Europe’s presidents and prime ministers have shown themselves willing to make speeches condemning anti-Semitism and expressing solidarity with Jews, but at the same time they are often supportive of anti-Israel policies and declarations that only legitimize anti-Semitism. Fiamma Nirentstein comments:
Hungary and the Czech Republic made great strides against anti-Semitism by abstaining from the UN General Assembly’s 2017 vote that condemned Donald Trump’s recognition of Jerusalem as Israel’s capital. A stand against anti-Semitism was [also] made by the six European member states . . . that opposed a resolution by the EU’s high representative for foreign affairs and security policy Josep Borrell earlier this month that called for a joint European condemnation of Trump’s Middle East peace plan. Through their opposition, they opened a real discussion about Israel’s security needs and the legality of the settlements.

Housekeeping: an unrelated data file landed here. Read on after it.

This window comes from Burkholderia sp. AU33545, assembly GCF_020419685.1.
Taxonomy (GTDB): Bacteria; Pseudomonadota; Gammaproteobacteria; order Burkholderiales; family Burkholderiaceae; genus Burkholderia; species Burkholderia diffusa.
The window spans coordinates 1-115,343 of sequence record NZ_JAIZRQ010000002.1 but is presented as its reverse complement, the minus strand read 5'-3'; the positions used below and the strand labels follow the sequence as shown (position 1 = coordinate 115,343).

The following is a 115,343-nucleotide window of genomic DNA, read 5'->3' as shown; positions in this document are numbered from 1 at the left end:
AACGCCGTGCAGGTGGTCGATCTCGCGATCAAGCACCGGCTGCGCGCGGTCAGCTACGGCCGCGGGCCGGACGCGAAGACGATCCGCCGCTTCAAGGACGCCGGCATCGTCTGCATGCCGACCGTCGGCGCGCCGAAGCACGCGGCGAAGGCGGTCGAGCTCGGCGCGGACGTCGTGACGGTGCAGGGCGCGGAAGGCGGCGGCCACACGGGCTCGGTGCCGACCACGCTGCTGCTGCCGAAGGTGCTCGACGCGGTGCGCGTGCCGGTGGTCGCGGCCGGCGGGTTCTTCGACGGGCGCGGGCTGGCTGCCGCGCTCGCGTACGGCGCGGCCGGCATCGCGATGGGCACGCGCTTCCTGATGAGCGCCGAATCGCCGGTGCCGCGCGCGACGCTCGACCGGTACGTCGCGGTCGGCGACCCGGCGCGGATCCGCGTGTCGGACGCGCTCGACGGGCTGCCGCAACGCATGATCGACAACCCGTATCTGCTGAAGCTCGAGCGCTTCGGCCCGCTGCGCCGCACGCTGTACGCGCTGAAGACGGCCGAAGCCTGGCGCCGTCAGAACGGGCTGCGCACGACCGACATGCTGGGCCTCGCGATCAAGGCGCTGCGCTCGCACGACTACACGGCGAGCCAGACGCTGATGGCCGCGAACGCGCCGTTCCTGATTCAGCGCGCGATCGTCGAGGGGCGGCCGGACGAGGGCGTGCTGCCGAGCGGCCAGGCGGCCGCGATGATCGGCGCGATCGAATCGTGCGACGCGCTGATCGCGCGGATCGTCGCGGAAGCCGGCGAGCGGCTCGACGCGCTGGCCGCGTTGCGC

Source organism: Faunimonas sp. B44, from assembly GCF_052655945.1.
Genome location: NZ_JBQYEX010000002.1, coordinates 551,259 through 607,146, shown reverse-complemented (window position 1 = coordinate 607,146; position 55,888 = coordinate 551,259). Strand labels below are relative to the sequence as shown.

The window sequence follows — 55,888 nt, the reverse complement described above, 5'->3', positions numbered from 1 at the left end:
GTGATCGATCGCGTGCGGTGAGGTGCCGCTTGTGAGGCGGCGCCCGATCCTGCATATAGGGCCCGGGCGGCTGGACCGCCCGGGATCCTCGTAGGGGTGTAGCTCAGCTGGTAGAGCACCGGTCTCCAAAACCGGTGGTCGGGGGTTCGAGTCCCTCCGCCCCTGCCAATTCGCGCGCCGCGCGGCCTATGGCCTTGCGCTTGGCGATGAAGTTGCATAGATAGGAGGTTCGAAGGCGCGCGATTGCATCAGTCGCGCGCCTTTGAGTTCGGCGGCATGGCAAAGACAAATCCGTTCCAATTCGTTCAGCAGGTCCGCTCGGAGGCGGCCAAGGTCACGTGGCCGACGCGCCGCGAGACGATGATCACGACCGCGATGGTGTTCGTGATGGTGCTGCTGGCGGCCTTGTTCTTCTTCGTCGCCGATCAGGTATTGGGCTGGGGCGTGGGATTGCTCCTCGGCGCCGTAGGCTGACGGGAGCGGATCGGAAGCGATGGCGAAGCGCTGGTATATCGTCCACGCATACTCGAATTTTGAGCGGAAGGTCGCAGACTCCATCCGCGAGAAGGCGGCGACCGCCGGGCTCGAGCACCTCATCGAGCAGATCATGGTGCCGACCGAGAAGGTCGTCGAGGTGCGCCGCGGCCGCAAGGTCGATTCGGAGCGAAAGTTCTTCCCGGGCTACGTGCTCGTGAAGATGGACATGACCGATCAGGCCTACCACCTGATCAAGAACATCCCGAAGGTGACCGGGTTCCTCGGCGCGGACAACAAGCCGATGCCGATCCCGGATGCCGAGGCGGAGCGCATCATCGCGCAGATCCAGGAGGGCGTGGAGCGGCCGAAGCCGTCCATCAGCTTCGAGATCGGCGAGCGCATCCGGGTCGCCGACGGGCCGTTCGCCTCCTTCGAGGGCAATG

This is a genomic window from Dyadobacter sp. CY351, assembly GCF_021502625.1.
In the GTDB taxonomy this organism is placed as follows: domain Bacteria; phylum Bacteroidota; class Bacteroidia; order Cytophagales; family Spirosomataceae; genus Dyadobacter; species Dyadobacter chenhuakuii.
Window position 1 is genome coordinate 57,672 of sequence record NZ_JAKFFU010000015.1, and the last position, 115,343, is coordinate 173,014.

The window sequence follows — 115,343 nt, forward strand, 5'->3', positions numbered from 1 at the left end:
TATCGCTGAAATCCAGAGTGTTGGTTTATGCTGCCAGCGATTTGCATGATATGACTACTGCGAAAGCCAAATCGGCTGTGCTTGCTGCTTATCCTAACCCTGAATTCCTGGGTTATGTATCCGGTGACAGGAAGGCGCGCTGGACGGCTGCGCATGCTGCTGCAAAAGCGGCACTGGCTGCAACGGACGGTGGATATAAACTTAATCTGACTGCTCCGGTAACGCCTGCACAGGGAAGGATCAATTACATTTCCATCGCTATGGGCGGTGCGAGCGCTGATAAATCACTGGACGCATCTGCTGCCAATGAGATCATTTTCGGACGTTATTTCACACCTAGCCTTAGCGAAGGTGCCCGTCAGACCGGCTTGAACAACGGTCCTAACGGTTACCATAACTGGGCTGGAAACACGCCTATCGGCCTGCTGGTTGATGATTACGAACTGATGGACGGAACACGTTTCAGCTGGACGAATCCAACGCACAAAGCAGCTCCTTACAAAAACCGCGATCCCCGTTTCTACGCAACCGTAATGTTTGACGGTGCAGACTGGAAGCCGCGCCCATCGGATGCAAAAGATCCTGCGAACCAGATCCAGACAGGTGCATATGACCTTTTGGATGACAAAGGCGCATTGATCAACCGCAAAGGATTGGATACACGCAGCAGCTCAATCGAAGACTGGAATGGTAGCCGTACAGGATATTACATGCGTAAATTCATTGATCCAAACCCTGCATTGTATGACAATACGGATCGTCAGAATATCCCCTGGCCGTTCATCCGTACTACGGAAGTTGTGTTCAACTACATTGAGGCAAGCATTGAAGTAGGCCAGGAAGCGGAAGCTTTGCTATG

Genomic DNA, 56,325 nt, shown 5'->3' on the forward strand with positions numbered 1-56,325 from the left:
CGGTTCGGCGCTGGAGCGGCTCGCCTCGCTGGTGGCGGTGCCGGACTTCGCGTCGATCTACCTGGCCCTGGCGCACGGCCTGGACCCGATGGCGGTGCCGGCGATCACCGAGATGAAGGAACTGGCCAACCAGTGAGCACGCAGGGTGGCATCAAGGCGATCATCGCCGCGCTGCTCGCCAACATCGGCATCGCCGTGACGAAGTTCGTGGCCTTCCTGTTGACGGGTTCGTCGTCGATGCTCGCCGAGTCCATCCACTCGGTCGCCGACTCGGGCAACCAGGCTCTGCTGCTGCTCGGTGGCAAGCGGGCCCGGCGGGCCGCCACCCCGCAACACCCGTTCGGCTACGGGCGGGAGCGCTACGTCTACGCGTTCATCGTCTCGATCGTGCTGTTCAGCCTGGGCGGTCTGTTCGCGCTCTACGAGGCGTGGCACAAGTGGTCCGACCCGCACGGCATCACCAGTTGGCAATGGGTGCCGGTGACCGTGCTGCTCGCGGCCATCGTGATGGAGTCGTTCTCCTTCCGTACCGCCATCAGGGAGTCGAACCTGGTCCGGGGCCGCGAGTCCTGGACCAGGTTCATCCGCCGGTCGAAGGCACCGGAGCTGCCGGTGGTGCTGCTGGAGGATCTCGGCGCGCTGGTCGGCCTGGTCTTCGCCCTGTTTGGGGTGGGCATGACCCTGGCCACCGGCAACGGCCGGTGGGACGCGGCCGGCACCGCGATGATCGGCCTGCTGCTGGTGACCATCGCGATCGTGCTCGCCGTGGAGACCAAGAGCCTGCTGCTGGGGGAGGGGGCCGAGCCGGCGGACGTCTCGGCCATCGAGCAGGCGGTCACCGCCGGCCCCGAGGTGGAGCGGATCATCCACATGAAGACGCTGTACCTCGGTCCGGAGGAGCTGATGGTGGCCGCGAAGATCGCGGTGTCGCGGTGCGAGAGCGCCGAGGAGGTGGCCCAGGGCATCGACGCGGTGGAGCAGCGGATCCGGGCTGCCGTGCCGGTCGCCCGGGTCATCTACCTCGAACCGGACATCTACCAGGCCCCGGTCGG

Anti-Semitism cannot be defeated so long as the EU continues to authorize anti-Israel incitement by making claims about the “illegality” of the settlements and presents the “Green Line” armistice demarcation as a border for two states. In this manner, the central European authority shows a refusal to protect Israel from unending and active terrorism and warfare while insisting upon an inconsistent and unfounded definition of “illegality.” The settlements are not illegal; they are disputed. They are [located in a territory that is] an essential part of the cradle of Jewish history. By completely ignoring this last point, the EU promotes instead the idea of Jewish colonialism, with collateral slaughters, genocide, apartheid—all anti-Semitic canards.
The only way to fight [anti-Semitism] is through policy action: . . . stopping the discriminatory labeling of Israeli products sold in Europe, abolishing blacklists of businesses active in the disputed territories, and [combating] the Boycott, Divestment, and Sanctions (BDS) movement.